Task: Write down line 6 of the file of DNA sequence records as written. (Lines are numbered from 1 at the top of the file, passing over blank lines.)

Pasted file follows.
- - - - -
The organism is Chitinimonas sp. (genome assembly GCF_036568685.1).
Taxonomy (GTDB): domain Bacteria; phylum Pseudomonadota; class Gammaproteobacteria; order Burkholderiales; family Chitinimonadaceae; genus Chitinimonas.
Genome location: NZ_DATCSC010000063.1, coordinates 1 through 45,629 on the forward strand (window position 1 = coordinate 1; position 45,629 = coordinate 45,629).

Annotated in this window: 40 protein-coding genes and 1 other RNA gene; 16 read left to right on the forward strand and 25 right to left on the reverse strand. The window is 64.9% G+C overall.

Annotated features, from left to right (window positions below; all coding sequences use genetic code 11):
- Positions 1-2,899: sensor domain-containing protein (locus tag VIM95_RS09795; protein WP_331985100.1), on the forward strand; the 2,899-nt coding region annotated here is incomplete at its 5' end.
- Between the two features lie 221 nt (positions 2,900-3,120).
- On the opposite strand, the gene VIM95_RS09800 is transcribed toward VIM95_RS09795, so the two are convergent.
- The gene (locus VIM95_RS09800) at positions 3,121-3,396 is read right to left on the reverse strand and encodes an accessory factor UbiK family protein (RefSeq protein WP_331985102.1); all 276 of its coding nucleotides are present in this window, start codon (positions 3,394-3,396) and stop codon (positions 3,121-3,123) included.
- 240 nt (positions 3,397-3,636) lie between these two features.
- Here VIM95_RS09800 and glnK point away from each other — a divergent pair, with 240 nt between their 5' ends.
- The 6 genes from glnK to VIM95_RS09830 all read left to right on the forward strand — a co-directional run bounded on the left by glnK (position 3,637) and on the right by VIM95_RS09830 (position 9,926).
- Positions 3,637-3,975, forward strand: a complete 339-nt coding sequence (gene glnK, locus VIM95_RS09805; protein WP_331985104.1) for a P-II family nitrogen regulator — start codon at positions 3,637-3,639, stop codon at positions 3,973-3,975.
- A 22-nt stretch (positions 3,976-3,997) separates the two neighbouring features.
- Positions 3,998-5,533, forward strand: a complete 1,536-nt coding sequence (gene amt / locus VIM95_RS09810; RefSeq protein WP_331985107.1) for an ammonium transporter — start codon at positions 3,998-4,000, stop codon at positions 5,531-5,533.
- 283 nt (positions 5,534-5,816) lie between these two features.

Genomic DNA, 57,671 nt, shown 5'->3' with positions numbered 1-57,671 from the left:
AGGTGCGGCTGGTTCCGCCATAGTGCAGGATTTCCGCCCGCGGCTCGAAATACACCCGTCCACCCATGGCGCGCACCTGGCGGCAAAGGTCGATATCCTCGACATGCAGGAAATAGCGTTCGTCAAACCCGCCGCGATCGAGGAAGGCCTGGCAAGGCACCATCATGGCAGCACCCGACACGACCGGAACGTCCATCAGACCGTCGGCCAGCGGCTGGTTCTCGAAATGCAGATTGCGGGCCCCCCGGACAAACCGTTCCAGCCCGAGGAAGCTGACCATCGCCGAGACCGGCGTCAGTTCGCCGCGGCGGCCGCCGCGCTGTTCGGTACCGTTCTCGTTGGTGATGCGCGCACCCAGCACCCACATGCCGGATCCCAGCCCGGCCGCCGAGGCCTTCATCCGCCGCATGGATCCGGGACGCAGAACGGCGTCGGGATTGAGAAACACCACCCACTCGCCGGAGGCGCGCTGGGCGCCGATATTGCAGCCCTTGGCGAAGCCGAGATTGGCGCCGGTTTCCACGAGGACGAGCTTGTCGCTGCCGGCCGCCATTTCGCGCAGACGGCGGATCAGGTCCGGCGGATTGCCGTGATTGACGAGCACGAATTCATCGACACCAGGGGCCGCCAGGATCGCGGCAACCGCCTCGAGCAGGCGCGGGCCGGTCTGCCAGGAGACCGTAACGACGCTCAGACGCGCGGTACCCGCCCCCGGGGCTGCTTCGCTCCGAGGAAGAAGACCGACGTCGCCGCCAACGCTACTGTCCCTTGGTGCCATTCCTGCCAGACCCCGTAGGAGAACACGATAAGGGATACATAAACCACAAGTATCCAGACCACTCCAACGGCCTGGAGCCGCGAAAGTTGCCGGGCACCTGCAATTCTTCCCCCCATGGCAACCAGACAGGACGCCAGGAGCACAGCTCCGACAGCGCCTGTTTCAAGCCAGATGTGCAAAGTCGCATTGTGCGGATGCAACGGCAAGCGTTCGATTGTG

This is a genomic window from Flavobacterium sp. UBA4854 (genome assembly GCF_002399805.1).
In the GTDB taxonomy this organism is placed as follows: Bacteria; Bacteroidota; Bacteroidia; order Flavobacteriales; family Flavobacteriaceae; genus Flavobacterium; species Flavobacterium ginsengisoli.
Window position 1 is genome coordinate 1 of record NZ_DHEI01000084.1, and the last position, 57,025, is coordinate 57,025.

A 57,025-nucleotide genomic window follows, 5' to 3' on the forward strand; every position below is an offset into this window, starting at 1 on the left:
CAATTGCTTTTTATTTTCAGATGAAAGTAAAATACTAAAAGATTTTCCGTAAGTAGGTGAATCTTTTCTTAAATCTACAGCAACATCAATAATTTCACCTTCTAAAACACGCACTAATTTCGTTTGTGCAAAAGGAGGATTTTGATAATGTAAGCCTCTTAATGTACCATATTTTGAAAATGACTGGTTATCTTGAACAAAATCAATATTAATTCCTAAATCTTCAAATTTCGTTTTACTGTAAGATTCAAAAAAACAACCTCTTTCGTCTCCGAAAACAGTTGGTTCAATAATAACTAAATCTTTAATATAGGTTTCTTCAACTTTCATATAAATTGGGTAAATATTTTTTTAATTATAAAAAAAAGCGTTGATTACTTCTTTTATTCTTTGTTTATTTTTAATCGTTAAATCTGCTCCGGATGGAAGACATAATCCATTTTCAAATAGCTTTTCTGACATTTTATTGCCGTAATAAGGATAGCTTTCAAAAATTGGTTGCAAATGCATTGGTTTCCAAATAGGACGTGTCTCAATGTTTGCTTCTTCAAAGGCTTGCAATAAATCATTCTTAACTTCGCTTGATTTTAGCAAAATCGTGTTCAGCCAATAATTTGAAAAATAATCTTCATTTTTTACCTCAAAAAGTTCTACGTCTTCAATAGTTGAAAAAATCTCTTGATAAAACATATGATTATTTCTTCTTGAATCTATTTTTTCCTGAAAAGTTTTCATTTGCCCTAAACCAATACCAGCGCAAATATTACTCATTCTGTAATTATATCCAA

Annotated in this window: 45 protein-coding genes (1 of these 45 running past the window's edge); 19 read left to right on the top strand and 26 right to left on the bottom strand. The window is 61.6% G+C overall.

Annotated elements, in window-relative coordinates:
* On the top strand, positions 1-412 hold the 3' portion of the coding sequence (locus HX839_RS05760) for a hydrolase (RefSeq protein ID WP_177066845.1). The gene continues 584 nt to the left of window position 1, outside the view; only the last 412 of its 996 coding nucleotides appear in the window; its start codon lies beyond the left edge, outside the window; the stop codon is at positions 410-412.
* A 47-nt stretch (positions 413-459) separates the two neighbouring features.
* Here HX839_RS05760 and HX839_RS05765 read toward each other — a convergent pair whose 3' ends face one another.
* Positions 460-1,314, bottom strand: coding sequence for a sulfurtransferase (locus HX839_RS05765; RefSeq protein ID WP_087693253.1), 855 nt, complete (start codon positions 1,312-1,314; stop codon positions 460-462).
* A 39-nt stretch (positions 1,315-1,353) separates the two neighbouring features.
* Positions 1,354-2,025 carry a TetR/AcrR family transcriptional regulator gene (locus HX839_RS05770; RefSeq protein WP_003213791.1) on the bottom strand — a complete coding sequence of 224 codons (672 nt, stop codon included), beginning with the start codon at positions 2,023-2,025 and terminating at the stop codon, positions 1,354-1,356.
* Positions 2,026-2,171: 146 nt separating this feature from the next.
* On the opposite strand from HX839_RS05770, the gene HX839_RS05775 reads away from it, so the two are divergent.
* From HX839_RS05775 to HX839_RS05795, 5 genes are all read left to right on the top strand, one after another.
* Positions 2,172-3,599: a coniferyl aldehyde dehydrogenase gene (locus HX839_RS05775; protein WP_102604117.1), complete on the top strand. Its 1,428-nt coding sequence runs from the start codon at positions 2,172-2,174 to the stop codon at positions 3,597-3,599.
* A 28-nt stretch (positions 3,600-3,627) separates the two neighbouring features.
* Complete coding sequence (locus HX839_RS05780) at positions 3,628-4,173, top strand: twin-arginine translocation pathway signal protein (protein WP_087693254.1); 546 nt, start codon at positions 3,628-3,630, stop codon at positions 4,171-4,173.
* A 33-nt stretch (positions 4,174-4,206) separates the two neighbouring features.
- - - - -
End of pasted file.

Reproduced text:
- Positions 1-2,899: sensor domain-containing protein (locus tag VIM95_RS09795; protein WP_331985100.1), on the forward strand; the 2,899-nt coding region annotated here is incomplete at its 5' end.